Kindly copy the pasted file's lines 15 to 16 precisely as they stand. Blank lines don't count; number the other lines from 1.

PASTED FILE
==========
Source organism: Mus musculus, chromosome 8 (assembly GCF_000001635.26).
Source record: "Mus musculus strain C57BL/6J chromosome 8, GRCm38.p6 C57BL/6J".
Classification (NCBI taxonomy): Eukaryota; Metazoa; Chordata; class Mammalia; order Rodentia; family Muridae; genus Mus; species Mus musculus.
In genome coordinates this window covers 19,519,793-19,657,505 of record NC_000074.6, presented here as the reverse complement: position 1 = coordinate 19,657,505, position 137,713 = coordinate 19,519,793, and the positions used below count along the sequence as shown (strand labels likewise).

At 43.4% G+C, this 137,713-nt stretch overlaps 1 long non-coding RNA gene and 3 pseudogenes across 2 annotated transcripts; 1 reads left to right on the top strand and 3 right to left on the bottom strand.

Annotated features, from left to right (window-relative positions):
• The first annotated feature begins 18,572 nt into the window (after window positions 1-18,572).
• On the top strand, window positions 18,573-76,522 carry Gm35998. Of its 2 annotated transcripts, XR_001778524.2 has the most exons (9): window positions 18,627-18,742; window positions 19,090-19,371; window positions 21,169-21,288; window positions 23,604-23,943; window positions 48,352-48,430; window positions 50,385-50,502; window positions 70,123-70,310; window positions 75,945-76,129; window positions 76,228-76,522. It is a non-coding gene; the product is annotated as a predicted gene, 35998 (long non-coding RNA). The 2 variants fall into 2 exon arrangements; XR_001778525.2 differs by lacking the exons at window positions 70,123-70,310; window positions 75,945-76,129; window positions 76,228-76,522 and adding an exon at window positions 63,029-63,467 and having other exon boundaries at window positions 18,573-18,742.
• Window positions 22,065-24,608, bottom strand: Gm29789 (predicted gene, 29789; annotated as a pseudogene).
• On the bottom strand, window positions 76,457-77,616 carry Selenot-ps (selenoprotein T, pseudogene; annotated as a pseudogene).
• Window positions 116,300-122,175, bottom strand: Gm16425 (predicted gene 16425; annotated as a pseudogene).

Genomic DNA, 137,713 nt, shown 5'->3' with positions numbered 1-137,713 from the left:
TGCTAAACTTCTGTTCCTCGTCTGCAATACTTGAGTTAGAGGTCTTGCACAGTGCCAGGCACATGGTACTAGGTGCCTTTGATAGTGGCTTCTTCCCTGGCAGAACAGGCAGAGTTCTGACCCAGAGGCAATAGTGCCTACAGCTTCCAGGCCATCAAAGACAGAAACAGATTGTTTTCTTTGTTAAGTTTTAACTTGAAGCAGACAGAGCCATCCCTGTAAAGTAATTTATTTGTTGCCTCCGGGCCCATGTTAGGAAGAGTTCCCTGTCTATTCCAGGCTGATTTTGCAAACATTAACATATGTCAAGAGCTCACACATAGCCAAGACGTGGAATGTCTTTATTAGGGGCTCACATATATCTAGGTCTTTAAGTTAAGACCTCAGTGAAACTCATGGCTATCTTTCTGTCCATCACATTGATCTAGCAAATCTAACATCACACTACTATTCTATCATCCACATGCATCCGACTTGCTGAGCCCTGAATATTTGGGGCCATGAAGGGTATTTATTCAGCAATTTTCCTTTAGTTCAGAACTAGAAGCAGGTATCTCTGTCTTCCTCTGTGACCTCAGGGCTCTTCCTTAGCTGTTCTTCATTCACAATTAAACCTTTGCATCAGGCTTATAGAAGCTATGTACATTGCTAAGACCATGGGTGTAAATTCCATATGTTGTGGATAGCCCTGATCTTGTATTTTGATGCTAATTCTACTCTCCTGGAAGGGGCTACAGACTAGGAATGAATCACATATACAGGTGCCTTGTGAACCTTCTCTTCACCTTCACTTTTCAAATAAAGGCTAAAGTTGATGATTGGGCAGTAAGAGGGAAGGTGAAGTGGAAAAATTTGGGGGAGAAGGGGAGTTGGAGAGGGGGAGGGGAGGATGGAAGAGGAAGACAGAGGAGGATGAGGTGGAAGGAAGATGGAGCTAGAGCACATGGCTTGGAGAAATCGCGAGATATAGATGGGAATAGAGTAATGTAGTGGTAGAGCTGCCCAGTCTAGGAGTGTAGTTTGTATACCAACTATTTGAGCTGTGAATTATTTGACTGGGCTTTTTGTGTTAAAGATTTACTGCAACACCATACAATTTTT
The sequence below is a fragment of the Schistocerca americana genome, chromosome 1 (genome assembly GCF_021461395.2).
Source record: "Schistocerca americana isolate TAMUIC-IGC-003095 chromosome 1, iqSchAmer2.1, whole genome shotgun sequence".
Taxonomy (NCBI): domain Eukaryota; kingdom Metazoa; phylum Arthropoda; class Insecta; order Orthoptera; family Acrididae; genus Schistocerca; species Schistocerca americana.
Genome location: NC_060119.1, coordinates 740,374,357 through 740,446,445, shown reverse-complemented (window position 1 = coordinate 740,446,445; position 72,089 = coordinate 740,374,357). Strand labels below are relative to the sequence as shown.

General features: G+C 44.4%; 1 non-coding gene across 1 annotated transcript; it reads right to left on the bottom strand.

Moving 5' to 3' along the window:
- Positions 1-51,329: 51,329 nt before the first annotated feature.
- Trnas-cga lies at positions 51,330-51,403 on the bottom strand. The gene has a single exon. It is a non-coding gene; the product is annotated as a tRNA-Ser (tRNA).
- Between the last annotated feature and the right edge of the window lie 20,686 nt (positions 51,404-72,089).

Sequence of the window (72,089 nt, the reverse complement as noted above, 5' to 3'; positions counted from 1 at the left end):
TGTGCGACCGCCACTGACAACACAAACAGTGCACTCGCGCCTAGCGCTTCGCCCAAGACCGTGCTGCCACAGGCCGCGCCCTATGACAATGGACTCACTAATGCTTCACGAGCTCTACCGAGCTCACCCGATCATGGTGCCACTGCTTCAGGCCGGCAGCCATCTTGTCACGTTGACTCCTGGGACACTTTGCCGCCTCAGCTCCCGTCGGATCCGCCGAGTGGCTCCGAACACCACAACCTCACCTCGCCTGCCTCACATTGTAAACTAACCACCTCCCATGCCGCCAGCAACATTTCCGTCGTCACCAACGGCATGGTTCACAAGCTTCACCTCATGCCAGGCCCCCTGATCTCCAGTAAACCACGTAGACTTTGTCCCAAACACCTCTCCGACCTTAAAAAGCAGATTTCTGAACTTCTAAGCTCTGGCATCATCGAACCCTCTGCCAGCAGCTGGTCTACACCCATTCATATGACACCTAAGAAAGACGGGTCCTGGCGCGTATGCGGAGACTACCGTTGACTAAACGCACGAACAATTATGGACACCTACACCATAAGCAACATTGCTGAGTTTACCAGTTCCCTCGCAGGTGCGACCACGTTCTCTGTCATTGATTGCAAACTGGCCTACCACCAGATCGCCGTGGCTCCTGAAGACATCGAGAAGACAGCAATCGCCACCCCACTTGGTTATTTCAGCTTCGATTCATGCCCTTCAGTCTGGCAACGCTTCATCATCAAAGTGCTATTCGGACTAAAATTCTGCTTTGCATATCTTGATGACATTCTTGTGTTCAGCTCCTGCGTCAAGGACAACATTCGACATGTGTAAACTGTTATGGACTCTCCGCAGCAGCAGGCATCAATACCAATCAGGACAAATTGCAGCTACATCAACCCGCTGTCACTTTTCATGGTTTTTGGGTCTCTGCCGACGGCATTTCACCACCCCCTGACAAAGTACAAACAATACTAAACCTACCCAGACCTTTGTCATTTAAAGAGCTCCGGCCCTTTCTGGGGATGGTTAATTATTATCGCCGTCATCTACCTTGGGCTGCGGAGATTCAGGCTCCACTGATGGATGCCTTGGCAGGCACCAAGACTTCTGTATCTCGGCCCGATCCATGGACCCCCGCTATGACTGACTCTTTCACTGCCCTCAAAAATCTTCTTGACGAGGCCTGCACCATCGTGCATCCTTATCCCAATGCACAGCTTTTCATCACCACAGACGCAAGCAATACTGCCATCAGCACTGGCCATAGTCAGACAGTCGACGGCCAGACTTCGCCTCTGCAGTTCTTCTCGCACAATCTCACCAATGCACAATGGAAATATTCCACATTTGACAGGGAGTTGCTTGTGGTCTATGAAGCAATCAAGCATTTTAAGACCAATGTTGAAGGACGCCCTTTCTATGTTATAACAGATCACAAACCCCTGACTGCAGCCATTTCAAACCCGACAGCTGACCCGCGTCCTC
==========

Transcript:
Source record: "Schistocerca americana isolate TAMUIC-IGC-003095 chromosome 1, iqSchAmer2.1, whole genome shotgun sequence".
Taxonomy (NCBI): domain Eukaryota; kingdom Metazoa; phylum Arthropoda; class Insecta; order Orthoptera; family Acrididae; genus Schistocerca; species Schistocerca americana.